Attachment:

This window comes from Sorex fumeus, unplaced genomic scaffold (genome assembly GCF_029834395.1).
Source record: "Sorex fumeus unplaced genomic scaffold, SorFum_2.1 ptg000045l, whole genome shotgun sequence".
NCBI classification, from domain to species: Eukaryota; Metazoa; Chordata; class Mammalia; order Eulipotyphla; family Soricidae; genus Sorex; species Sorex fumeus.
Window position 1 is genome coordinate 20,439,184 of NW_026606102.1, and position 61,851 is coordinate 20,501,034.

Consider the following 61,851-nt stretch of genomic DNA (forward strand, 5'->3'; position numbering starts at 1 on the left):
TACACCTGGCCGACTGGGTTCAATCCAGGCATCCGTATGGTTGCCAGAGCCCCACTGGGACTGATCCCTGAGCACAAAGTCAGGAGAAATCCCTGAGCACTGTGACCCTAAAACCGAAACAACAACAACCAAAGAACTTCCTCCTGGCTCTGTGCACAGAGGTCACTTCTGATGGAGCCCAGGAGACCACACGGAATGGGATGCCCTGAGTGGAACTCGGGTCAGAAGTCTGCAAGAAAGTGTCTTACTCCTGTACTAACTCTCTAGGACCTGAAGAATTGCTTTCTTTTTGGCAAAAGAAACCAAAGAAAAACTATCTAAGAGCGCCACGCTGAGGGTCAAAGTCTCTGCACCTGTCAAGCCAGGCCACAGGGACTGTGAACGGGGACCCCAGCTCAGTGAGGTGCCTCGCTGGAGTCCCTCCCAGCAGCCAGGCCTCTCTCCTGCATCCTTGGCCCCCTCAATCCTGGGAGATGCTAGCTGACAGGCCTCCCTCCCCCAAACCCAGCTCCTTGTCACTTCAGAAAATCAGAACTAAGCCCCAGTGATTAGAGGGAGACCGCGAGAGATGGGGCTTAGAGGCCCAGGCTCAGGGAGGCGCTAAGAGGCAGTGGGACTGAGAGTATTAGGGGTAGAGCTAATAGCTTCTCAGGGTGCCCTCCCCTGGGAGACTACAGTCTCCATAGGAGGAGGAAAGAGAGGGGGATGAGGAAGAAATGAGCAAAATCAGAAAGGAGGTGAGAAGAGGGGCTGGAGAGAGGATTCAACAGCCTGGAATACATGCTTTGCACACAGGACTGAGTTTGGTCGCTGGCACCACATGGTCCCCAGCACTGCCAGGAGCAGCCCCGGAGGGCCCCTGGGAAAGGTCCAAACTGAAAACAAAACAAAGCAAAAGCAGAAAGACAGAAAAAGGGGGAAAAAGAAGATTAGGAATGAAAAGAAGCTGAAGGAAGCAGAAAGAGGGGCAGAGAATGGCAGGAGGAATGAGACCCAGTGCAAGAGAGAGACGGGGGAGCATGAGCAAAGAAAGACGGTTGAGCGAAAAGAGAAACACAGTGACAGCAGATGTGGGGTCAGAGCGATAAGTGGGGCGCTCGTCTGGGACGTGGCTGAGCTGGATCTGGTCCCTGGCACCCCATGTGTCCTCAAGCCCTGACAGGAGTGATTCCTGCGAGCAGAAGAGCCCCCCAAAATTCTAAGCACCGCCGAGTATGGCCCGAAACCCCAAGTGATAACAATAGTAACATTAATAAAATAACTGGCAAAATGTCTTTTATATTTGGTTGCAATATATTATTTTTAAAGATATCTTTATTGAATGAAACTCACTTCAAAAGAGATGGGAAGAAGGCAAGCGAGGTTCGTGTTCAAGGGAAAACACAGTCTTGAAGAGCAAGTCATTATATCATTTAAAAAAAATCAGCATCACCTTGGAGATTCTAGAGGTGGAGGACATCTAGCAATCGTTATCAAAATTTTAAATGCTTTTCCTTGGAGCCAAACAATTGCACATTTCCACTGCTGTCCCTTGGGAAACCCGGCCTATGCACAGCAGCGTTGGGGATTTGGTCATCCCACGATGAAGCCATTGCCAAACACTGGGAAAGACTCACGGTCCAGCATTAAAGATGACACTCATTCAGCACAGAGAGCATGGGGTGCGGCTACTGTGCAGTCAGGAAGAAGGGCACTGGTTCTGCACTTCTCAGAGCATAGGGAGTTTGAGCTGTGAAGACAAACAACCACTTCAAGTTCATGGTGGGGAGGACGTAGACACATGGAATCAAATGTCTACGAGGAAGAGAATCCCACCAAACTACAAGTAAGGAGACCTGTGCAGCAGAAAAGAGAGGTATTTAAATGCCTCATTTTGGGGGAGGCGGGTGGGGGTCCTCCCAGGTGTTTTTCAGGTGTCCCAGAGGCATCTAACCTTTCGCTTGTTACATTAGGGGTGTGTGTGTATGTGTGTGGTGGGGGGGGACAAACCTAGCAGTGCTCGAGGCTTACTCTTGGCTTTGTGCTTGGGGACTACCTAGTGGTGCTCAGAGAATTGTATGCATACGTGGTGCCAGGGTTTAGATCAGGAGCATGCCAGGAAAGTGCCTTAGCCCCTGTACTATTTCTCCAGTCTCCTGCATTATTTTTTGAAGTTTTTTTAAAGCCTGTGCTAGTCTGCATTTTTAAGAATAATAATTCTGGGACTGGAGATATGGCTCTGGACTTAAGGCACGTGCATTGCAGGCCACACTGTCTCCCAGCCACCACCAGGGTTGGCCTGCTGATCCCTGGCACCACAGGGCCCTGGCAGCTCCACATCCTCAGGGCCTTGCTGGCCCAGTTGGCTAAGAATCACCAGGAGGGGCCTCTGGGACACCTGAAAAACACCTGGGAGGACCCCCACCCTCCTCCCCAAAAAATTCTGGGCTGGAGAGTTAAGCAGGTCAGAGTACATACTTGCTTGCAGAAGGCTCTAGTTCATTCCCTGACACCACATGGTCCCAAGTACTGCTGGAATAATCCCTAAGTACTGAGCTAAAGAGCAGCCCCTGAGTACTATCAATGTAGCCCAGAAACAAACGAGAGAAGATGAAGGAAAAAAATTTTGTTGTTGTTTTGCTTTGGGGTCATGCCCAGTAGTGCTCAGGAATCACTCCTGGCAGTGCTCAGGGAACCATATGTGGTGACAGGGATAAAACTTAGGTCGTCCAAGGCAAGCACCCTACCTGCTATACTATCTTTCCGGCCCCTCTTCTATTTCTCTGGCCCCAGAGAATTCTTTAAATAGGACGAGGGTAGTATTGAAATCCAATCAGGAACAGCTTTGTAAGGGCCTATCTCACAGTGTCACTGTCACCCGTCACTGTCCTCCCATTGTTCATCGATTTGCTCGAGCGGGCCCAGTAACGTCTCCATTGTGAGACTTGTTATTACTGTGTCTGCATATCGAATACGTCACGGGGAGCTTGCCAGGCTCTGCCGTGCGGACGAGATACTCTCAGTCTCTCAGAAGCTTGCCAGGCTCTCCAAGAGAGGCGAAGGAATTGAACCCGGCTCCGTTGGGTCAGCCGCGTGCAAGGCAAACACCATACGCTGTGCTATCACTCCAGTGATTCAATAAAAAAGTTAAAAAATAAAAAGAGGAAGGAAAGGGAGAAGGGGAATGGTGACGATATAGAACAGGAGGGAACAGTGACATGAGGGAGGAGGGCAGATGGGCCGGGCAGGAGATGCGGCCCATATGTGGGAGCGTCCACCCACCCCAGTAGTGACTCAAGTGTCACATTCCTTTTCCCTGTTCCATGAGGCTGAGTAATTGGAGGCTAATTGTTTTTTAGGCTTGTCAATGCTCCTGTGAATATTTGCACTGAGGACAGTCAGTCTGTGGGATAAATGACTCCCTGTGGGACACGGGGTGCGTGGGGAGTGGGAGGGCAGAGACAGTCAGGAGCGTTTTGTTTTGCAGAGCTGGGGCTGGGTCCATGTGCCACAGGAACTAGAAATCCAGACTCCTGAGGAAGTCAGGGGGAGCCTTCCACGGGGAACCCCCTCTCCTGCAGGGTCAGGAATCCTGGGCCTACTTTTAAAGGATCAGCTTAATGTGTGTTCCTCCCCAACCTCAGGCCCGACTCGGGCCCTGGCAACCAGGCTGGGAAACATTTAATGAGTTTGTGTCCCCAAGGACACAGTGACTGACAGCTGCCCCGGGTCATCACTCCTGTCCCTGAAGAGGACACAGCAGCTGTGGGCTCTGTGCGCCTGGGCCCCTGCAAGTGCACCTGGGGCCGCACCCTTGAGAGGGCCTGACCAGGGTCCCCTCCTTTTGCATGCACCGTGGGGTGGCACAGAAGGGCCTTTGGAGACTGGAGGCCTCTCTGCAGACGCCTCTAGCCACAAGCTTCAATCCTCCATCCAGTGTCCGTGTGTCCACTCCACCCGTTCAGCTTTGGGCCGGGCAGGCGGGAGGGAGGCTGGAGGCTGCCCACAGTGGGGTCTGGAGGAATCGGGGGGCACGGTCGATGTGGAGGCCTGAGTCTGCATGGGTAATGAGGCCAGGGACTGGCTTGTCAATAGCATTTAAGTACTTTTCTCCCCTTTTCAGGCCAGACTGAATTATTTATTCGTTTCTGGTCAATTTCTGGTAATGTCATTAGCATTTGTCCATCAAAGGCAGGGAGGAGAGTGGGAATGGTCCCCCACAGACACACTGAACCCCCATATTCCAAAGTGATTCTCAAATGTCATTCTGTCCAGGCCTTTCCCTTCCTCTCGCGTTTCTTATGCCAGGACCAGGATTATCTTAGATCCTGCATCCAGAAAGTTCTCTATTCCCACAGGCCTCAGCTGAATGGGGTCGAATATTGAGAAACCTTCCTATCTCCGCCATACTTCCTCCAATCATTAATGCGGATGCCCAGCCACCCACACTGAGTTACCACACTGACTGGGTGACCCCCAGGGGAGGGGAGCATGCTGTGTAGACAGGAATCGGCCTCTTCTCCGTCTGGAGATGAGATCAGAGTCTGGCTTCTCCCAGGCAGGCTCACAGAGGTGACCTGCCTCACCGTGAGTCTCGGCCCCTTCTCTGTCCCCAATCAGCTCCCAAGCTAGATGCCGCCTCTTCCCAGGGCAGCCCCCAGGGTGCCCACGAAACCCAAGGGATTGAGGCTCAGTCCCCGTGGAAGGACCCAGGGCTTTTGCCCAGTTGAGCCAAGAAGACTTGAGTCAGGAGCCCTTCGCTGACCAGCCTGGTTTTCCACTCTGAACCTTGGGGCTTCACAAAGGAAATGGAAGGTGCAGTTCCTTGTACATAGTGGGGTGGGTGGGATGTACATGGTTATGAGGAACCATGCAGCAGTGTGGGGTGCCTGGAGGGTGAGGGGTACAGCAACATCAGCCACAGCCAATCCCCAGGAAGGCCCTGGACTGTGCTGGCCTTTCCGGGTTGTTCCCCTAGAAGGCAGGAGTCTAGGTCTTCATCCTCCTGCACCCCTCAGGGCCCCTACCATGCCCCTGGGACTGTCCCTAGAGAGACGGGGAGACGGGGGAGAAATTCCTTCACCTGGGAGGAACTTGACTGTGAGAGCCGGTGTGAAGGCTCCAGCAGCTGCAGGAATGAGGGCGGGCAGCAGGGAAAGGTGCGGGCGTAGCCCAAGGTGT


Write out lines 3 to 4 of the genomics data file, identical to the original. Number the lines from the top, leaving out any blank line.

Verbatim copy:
NCBI classification, from domain to species: Eukaryota; Metazoa; Chordata; class Mammalia; order Eulipotyphla; family Soricidae; genus Sorex; species Sorex fumeus.
Window position 1 is genome coordinate 20,439,184 of NW_026606102.1, and position 61,851 is coordinate 20,501,034.